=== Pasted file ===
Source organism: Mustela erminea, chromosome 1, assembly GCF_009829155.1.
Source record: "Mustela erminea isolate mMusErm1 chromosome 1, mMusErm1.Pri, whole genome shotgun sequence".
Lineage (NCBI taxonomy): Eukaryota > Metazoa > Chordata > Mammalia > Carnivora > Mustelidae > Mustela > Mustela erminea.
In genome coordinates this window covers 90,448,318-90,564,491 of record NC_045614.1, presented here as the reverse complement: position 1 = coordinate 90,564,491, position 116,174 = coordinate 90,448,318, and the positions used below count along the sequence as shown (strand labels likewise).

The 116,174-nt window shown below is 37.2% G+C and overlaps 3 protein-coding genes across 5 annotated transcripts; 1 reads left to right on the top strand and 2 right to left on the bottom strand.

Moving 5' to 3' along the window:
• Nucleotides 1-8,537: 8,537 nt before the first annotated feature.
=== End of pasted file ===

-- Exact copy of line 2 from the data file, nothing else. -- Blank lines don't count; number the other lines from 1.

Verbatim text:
Source record: "Mustela erminea isolate mMusErm1 chromosome 1, mMusErm1.Pri, whole genome shotgun sequence".